How much should you charge?
Drivers are now able to set their own fares on Uber in select cities in California. Why California? Because drivers worked together to get AB-5 pushed through legislation so that Uber and Lyft can classify them as employees. One of the main arguments as to why drivers are employees was that they were not able to set their own rates. To counter this, Uber has decided to allow drivers to set their own rates.
There is a minimum fare (because dumb drivers work for less) but you can set a price and wait for a rider that is willing to agree to that price, which may take a while if you set it higher than other drivers.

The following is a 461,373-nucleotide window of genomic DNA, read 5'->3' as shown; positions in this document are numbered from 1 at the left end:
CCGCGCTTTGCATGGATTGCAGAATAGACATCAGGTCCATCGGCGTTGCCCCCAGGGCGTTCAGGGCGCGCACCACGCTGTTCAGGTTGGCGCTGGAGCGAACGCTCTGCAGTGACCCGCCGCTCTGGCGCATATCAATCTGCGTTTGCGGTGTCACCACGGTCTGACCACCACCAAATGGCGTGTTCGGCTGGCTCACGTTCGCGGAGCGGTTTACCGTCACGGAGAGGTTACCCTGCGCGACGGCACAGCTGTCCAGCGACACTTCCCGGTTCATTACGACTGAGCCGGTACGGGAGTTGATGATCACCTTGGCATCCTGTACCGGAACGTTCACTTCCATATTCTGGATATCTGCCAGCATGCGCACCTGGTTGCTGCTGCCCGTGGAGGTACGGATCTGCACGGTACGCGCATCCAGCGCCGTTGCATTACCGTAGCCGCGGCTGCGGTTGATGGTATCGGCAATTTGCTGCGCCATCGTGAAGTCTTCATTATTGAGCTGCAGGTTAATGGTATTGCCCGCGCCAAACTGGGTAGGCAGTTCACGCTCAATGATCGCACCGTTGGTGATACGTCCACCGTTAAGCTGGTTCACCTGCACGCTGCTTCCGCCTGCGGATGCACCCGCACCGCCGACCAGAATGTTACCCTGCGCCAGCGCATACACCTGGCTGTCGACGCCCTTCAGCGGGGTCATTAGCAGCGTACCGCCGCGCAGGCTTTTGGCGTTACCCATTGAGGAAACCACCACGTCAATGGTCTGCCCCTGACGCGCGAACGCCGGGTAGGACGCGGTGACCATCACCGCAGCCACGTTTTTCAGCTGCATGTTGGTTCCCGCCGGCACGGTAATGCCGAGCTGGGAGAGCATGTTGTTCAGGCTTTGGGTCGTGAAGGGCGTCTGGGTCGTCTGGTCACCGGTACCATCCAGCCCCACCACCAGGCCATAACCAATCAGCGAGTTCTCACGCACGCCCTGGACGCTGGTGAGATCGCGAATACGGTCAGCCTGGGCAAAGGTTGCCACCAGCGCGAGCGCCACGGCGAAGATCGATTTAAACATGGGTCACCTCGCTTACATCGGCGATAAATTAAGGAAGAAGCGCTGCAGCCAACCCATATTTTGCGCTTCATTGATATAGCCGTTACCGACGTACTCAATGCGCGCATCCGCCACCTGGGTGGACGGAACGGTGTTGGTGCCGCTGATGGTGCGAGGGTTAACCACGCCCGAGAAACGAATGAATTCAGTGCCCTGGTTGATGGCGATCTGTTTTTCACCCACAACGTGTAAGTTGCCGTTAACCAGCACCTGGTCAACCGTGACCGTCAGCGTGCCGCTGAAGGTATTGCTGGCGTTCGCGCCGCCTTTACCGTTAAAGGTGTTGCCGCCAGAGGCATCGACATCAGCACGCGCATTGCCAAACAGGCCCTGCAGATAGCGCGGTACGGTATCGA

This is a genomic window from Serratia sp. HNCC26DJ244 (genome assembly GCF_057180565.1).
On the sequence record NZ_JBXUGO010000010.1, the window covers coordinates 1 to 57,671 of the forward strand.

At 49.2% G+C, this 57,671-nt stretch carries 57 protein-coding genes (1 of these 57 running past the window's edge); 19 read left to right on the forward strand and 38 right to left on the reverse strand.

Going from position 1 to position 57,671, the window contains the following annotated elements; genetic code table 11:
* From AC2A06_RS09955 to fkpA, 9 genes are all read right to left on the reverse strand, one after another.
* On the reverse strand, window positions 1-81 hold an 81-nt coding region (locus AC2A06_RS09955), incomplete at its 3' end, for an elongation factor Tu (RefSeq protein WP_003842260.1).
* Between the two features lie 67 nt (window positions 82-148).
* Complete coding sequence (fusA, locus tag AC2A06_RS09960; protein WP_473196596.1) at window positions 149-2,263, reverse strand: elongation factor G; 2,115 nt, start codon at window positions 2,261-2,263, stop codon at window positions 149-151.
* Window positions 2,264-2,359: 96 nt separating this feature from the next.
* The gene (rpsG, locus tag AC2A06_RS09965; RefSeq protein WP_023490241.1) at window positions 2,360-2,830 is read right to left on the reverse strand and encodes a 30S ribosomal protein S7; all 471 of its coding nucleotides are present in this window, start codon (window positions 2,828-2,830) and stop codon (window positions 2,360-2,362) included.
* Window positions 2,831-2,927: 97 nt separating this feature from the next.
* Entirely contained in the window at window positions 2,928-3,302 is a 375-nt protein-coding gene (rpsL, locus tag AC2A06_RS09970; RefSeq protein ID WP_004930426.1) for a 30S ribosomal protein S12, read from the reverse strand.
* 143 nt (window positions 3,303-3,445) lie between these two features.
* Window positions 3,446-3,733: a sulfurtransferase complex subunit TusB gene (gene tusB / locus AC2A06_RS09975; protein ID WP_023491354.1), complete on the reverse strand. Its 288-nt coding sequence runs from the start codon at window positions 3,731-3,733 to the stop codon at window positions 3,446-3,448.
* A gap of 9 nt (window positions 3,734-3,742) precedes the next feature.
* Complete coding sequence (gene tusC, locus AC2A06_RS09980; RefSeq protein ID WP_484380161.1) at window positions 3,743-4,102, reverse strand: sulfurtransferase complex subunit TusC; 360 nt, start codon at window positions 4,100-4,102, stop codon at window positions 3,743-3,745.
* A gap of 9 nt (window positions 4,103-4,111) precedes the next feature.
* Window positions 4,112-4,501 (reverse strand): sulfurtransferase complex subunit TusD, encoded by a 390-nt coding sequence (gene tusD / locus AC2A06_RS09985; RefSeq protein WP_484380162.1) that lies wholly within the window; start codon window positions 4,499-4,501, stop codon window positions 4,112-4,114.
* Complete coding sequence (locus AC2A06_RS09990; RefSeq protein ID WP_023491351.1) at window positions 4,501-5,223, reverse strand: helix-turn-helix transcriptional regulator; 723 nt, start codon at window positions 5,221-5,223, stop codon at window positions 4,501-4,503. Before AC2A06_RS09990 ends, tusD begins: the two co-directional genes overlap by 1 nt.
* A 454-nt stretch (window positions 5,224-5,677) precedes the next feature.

So what is a fair price if this came to Houston?
Well, being an active driver, I can not answer this question as it can mean we are colluding. However, here are some guidelines: The taxi rate in Houston for example is set at $2.20 a mile. Divide this by 87 cents (what the rider gets charged) and it is roughly 2.5x cheaper for a Uber than a cab.
One thing to keep in mind though is the level of service you provide. Customers are always willing to pay more for better service. For the most part, we all know you get what you pay for. If you have a higher rating (4.95 or more) and thousands of rides under your belt, you can easily charge a rider more than 2.5x the price. Of course, this would be a lot better if Uber also gave riders the chance to choose save their favorite drivers.
So what do you think? Is this a good or bad thing? Leave your comments below!